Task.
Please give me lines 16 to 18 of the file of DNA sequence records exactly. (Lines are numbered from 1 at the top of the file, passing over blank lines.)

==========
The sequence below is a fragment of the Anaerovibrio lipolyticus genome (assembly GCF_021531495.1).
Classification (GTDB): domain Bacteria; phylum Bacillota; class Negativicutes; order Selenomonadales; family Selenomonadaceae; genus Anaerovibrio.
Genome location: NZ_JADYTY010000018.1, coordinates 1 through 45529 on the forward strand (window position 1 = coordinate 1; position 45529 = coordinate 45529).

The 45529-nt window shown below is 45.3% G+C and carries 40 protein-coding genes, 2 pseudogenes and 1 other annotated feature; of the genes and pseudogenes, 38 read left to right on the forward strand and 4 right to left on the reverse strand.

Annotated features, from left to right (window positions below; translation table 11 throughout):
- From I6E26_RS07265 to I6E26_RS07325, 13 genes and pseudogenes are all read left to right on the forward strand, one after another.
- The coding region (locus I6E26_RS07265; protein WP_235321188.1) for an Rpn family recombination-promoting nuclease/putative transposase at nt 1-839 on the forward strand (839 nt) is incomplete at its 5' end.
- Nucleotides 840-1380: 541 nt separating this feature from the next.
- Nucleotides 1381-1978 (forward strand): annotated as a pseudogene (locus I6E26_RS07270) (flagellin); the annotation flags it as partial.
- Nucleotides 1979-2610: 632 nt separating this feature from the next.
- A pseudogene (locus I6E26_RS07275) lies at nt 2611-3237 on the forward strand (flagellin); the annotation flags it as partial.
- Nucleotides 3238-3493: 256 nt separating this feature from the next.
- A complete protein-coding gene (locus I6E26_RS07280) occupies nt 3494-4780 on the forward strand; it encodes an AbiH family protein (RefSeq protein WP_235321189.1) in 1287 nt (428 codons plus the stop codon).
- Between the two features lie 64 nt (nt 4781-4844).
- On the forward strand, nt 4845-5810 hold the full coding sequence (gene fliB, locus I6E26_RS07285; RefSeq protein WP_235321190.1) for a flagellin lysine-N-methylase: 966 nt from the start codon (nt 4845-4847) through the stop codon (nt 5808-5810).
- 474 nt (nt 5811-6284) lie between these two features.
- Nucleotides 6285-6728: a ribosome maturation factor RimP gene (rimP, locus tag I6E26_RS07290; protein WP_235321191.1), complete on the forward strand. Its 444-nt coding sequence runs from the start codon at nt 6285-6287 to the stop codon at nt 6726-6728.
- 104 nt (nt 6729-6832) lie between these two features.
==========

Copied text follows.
- 474 nt (nt 5811-6284) lie between these two features.
- Nucleotides 6285-6728: a ribosome maturation factor RimP gene (rimP, locus tag I6E26_RS07290; protein WP_235321191.1), complete on the forward strand. Its 444-nt coding sequence runs from the start codon at nt 6285-6287 to the stop codon at nt 6726-6728.
- 104 nt (nt 6729-6832) lie between these two features.